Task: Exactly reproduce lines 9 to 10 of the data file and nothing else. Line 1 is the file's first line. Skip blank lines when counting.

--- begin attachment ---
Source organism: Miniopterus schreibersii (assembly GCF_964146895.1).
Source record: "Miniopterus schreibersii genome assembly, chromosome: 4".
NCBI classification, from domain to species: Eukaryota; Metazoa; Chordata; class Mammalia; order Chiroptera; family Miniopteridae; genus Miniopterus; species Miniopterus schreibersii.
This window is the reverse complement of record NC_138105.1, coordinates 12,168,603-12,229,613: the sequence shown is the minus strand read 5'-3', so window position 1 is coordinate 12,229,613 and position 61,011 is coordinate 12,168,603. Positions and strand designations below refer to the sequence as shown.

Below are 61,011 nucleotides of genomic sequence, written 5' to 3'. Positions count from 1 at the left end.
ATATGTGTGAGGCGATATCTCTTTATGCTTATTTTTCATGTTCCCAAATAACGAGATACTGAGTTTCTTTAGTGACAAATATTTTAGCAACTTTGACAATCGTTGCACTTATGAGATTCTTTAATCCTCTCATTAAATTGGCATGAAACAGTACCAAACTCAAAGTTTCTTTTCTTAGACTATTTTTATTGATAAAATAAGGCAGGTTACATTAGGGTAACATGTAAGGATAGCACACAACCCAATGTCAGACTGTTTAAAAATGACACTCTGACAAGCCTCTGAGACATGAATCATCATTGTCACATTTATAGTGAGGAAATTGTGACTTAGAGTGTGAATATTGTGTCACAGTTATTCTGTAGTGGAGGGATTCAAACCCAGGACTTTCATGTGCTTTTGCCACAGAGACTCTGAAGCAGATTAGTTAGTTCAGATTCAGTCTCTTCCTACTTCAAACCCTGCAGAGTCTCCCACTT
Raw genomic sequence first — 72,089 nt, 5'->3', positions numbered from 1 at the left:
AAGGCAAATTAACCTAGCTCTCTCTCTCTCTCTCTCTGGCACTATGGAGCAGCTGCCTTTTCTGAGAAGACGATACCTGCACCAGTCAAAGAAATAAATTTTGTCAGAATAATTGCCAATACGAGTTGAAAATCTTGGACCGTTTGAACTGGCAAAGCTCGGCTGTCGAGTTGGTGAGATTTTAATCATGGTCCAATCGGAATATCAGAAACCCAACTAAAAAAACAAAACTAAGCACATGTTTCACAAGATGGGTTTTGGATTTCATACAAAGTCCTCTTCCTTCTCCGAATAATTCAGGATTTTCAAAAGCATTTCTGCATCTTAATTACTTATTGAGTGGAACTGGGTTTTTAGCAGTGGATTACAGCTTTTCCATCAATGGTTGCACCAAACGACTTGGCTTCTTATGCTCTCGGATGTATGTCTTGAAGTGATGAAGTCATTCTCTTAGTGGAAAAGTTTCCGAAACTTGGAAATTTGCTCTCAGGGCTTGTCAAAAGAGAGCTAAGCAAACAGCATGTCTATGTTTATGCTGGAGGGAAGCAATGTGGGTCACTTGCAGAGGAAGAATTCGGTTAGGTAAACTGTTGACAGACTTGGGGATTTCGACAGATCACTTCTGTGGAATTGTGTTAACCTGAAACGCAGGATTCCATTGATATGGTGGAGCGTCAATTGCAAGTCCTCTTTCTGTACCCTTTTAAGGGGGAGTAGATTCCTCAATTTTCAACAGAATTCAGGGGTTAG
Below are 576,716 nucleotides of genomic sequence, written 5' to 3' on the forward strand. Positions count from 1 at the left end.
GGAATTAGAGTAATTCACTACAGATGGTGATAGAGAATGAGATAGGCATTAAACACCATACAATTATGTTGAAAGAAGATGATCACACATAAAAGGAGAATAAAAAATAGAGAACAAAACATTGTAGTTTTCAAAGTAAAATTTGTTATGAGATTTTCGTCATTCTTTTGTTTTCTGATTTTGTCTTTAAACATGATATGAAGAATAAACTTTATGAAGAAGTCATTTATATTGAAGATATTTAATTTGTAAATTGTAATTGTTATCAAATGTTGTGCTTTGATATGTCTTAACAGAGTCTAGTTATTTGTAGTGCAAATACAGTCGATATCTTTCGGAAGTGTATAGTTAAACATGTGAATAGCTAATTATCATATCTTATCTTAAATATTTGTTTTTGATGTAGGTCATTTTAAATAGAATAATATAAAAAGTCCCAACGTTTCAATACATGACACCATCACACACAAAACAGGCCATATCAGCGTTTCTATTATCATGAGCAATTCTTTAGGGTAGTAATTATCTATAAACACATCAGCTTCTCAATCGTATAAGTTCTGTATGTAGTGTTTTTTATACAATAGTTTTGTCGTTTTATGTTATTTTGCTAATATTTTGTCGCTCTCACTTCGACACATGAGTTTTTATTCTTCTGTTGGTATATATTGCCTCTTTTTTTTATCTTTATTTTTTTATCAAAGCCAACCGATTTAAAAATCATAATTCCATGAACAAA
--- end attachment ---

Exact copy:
Below are 576,716 nucleotides of genomic sequence, written 5' to 3' on the forward strand. Positions count from 1 at the left end.
GGAATTAGAGTAATTCACTACAGATGGTGATAGAGAATGAGATAGGCATTAAACACCATACAATTATGTTGAAAGAAGATGATCACACATAAAAGGAGAATAAAAAATAGAGAACAAAACATTGTAGTTTTCAAAGTAAAATTTGTTATGAGATTTTCGTCATTCTTTTGTTTTCTGATTTTGTCTTTAAACATGATATGAAGAATAAACTTTATGAAGAAGTCATTTATATTGAAGATATTTAATTTGTAAATTGTAATTGTTATCAAATGTTGTGCTTTGATATGTCTTAACAGAGTCTAGTTATTTGTAGTGCAAATACAGTCGATATCTTTCGGAAGTGTATAGTTAAACATGTGAATAGCTAATTATCATATCTTATCTTAAATATTTGTTTTTGATGTAGGTCATTTTAAATAGAATAATATAAAAAGTCCCAACGTTTCAATACATGACACCATCACACACAAAACAGGCCATATCAGCGTTTCTATTATCATGAGCAATTCTTTAGGGTAGTAATTATCTATAAACACATCAGCTTCTCAATCGTATAAGTTCTGTATGTAGTGTTTTTTATACAATAGTTTTGTCGTTTTATGTTATTTTGCTAATATTTTGTCGCTCTCACTTCGACACATGAGTTTTTATTCTTCTGTTGGTATATATTGCCTCTTTTTTTTATCTTTATTTTTTTATCAAAGCCAACCGATTTAAAAATCATAATTCCATGAACAAA